MUTARE – MDC MP for Mutasa Central Trevor Saruwaka, who was accused of contravening the Public Order and Security Act (Posa), has been acquitted.
Mutare magistrate Nyasha Kuture ruled that charges against Saruwaka were fatally defective after his lawyer David Tandiri from the Zimbabwe Lawyers for Human Rights applied for the dismissal of the case.
Saruwaka was accused of organising and leading villagers in a demonstration against politicisation of government aid without first notifying the police.
Tandiri successfully argued that the charge was not prosecutable.
“The charge sheet is fatally defective. Section 25 subsection 1 (a) of Posa does not create an offence, it simply creates an obligation on the part of the convener of a public gathering to give notice to the regulating authority but does not create an offence. It does not have any penal provision,” Tandiri said, adding that the charge sheet could not be amended because his client had since pleaded not guilty.
Tandiri also argued that the State had failed to name or allege the involvement of anyone else in the charge sheet to substantiate the claim that his client had contravened Posa.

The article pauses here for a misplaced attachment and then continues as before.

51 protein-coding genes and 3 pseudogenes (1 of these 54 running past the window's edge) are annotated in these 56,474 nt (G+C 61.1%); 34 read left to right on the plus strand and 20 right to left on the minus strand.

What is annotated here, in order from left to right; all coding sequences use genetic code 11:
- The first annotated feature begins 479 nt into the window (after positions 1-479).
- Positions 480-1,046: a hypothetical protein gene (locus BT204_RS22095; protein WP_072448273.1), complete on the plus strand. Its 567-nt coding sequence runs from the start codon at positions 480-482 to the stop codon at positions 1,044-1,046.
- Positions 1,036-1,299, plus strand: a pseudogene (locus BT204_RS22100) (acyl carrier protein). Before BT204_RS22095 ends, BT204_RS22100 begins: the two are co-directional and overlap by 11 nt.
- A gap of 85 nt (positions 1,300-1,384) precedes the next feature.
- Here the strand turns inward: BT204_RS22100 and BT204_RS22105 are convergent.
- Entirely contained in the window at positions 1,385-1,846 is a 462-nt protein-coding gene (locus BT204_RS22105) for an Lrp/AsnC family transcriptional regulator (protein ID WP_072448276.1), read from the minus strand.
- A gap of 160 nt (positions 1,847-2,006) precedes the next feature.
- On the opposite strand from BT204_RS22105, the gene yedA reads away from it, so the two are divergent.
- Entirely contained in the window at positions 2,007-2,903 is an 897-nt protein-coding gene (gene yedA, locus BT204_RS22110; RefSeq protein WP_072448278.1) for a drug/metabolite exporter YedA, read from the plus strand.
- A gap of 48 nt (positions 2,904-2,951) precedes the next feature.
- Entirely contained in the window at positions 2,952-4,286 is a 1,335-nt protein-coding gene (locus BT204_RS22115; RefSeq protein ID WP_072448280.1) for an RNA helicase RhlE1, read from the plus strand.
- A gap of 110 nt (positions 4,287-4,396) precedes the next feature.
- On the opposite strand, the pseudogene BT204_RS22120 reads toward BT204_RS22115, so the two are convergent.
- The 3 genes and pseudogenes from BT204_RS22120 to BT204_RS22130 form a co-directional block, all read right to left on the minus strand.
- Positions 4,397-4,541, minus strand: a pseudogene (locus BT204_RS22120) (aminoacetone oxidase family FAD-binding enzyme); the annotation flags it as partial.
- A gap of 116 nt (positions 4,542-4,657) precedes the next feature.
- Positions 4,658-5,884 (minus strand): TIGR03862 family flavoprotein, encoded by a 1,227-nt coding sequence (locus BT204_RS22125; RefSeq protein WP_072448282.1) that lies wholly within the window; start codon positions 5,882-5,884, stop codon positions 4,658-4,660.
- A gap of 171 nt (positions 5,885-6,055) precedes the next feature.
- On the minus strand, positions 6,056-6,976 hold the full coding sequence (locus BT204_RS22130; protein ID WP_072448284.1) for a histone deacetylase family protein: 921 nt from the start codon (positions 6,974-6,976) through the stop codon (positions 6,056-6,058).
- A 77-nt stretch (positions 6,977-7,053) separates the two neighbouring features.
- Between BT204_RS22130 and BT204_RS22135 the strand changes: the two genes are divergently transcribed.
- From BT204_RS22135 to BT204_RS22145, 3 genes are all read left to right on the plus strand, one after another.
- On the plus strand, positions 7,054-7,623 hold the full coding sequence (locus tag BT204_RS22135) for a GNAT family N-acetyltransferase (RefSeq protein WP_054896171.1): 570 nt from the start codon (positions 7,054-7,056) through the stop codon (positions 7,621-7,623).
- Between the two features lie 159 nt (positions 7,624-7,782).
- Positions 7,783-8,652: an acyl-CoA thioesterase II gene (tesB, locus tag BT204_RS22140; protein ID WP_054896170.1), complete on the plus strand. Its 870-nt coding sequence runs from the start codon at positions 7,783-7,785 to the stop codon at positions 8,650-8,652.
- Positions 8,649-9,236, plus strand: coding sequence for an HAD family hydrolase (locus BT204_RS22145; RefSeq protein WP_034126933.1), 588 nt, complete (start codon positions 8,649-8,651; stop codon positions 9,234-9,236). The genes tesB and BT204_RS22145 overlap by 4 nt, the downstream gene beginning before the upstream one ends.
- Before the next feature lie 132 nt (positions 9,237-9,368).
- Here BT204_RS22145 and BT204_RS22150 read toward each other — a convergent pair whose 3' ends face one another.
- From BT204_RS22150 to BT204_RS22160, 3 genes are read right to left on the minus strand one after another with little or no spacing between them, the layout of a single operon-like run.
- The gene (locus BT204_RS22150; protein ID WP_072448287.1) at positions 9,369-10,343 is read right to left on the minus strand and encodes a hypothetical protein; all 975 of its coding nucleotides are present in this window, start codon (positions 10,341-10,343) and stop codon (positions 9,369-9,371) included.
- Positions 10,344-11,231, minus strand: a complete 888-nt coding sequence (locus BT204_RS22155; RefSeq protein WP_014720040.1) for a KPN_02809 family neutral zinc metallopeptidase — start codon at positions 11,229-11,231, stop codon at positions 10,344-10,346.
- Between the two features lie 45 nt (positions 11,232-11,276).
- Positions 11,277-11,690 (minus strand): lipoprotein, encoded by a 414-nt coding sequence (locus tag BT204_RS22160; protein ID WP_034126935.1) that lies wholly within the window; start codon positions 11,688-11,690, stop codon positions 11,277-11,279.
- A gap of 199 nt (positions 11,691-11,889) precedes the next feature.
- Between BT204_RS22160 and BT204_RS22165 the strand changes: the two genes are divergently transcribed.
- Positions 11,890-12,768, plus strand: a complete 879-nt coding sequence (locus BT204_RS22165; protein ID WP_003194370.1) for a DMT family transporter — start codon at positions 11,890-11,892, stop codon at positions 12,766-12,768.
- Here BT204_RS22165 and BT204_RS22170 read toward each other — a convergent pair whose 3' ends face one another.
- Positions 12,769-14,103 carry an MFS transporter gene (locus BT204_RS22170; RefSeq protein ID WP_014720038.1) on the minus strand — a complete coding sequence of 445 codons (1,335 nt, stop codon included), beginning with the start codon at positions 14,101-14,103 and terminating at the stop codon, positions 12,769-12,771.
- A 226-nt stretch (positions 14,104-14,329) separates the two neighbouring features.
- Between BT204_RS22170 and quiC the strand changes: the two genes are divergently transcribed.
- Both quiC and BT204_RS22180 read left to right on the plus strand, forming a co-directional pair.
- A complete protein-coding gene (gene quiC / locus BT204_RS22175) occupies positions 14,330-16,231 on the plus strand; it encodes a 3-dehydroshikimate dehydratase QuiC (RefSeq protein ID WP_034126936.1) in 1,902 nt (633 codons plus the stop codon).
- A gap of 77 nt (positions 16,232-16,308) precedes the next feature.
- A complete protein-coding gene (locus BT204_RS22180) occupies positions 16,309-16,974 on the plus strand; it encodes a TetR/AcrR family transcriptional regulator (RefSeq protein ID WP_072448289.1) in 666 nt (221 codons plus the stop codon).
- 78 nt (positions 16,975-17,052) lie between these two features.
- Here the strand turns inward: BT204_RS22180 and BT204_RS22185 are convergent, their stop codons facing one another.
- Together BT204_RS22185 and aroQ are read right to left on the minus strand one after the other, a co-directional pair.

He further stated that the charge sheet did not identify Saruwaka as a convener of any public demonstration.
Saruwaka was dragged to court on criminal charges after over 100 frustrated villagers allegedly barricaded Mutasa Grain Marketing Board Depot (GMB) and barred a truckload of fertiliser with police officers on board from leaving in protest against corruption and politicisation of government-financed drought relief and presidential farming inputs distribution.
The villagers were in a two-hour stand-off with GMB and government officials.
They only backed down after the district administrator Tendai Kapenzi attended to the scene.
They later handed Kapenzi a petition detailing the unfair distribution of the agricultural inputs.
The petition raised concern that government-financed agricultural inputs and food meant for vulnerable people in the communities were not reaching their intended beneficiaries as political functionaries had usurped their distribution from government agents and were “discriminating other needy people perceived to belong to political parties outside the governing party”.